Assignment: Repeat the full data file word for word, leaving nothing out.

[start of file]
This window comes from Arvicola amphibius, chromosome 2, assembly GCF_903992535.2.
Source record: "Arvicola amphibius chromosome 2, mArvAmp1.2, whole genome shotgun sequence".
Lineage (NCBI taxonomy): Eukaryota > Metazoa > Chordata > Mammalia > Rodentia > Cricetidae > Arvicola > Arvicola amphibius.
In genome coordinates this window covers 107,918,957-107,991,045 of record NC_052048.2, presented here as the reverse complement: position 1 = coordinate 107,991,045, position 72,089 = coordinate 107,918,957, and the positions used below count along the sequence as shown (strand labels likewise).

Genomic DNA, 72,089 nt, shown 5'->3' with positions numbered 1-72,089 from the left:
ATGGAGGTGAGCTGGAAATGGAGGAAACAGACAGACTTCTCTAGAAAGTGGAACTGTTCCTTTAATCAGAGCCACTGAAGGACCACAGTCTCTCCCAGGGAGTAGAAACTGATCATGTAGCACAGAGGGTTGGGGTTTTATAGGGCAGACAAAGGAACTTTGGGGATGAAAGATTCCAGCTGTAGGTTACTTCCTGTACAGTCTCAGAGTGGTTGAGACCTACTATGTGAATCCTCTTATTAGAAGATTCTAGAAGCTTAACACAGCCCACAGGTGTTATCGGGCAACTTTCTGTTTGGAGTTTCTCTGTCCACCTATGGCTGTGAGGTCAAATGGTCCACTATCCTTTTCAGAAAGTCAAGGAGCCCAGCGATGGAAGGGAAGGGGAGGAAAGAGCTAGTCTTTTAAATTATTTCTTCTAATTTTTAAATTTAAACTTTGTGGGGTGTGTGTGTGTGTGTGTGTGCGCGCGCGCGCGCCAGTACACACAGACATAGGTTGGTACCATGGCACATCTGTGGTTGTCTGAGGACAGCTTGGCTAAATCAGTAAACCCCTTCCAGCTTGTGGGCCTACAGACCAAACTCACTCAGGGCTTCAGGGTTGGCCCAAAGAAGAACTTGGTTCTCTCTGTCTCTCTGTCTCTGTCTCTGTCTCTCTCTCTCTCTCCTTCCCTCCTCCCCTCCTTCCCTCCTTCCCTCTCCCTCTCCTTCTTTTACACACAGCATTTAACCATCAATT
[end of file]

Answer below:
This window comes from Arvicola amphibius, chromosome 2, assembly GCF_903992535.2.
Source record: "Arvicola amphibius chromosome 2, mArvAmp1.2, whole genome shotgun sequence".
Lineage (NCBI taxonomy): Eukaryota > Metazoa > Chordata > Mammalia > Rodentia > Cricetidae > Arvicola > Arvicola amphibius.
In genome coordinates this window covers 107,918,957-107,991,045 of record NC_052048.2, presented here as the reverse complement: position 1 = coordinate 107,991,045, position 72,089 = coordinate 107,918,957, and the positions used below count along the sequence as shown (strand labels likewise).

Genomic DNA, 72,089 nt, shown 5'->3' with positions numbered 1-72,089 from the left:
ATGGAGGTGAGCTGGAAATGGAGGAAACAGACAGACTTCTCTAGAAAGTGGAACTGTTCCTTTAATCAGAGCCACTGAAGGACCACAGTCTCTCCCAGGGAGTAGAAACTGATCATGTAGCACAGAGGGTTGGGGTTTTATAGGGCAGACAAAGGAACTTTGGGGATGAAAGATTCCAGCTGTAGGTTACTTCCTGTACAGTCTCAGAGTGGTTGAGACCTACTATGTGAATCCTCTTATTAGAAGATTCTAGAAGCTTAACACAGCCCACAGGTGTTATCGGGCAACTTTCTGTTTGGAGTTTCTCTGTCCACCTATGGCTGTGAGGTCAAATGGTCCACTATCCTTTTCAGAAAGTCAAGGAGCCCAGCGATGGAAGGGAAGGGGAGGAAAGAGCTAGTCTTTTAAATTATTTCTTCTAATTTTTAAATTTAAACTTTGTGGGGTGTGTGTGTGTGTGTGTGTGCGCGCGCGCGCGCCAGTACACACAGACATAGGTTGGTACCATGGCACATCTGTGGTTGTCTGAGGACAGCTTGGCTAAATCAGTAAACCCCTTCCAGCTTGTGGGCCTACAGACCAAACTCACTCAGGGCTTCAGGGTTGGCCCAAAGAAGAACTTGGTTCTCTCTGTCTCTCTGTCTCTGTCTCTGTCTCTCTCTCTCTCTCCTTCCCTCCTCCCCTCCTTCCCTCCTTCCCTCTCCCTCTCCTTCTTTTACACACAGCATTTAACCATCAATT